Since its publication in 1994, An Introduction to Biblical Hermeneutics has become a standard text for a generation of students, pastors, and serious lay readers. This second edition has been substantially updated and expanded, allowing the authors to fine-tune and enrich their discussions on fundamental interpretive topics. In addition, four new chapters have been included that address more recent controversial issues: • The role of biblical theology in interpretation • How to deal with contemporary questions not directly addressed in the Bible • The New Testament’s use of the Old Testament • The role of history in interpretation The book retains the unique aspect of being written by two scholars who hold differing viewpoints on many issues, making for vibrant, thought-provoking dialogue. What they do agree on, however, is the authority of Scripture, the relevance of personal Bible study to life, and why these things matter.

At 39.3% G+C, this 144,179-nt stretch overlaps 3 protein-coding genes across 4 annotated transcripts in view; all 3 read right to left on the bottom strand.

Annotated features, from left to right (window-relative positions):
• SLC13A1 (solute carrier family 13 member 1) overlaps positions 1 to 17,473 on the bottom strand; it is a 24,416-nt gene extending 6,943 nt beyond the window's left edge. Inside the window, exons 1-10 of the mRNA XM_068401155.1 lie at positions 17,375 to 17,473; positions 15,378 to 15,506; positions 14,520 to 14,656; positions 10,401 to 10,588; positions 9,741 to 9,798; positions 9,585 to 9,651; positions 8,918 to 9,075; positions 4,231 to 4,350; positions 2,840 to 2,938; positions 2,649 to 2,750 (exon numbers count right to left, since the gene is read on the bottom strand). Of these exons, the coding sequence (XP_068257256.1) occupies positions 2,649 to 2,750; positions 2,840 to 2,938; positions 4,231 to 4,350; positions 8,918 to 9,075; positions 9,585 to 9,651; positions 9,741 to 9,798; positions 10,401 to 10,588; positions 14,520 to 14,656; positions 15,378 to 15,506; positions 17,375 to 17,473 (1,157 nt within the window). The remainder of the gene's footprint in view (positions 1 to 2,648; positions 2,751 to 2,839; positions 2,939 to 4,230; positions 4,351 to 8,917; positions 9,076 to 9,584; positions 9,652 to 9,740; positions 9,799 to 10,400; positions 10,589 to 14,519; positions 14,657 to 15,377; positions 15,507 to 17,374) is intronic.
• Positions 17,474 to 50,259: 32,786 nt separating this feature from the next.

In the homiletics field, a text has been needed that blends hermeneutics, sermon development, and sermon delivery. Engaging Exposition fills that gap with what its experienced authors call a "3-D approach" to preaching. Bill Curtis writes about the Discovery process—how to equip the student to discover the meaning of a biblical text by using sound principles of interpretation, and to move from biblical analysis to biblical interpretation. Danny Akin addresses the Development process—how to equip the student to develop expository sermons based upon results of the interpretive process, and to move from the Main Idea of the Text (MIT) to the completed sermon. Stephen Rummage explains the Delivery process—how to equip students to deliver expository messages using the completed sermon, and to move from an understanding of speech communication principles to persuasive delivery.